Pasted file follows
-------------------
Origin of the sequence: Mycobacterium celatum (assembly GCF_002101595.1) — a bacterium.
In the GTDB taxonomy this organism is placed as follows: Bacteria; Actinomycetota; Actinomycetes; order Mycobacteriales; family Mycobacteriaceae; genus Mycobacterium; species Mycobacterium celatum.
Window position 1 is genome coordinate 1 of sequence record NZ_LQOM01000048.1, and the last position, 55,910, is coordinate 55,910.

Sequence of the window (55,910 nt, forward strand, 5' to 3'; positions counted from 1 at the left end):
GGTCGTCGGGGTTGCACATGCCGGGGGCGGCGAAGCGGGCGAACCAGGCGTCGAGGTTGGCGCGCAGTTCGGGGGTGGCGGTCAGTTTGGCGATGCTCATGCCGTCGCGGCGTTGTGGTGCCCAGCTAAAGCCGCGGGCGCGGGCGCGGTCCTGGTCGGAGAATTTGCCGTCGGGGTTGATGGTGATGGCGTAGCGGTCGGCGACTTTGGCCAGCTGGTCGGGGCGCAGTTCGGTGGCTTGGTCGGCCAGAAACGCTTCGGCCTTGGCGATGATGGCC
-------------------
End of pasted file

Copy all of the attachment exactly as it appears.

Origin of the sequence: Mycobacterium celatum (assembly GCF_002101595.1) — a bacterium.
In the GTDB taxonomy this organism is placed as follows: Bacteria; Actinomycetota; Actinomycetes; order Mycobacteriales; family Mycobacteriaceae; genus Mycobacterium; species Mycobacterium celatum.
Window position 1 is genome coordinate 1 of sequence record NZ_LQOM01000048.1, and the last position, 55,910, is coordinate 55,910.

Sequence of the window (55,910 nt, forward strand, 5' to 3'; positions counted from 1 at the left end):
GGTCGTCGGGGTTGCACATGCCGGGGGCGGCGAAGCGGGCGAACCAGGCGTCGAGGTTGGCGCGCAGTTCGGGGGTGGCGGTCAGTTTGGCGATGCTCATGCCGTCGCGGCGTTGTGGTGCCCAGCTAAAGCCGCGGGCGCGGGCGCGGTCCTGGTCGGAGAATTTGCCGTCGGGGTTGATGGTGATGGCGTAGCGGTCGGCGACTTTGGCCAGCTGGTCGGGGCGCAGTTCGGTGGCTTGGTCGGCCAGAAACGCTTCGGCCTTGGCGATGATGGCC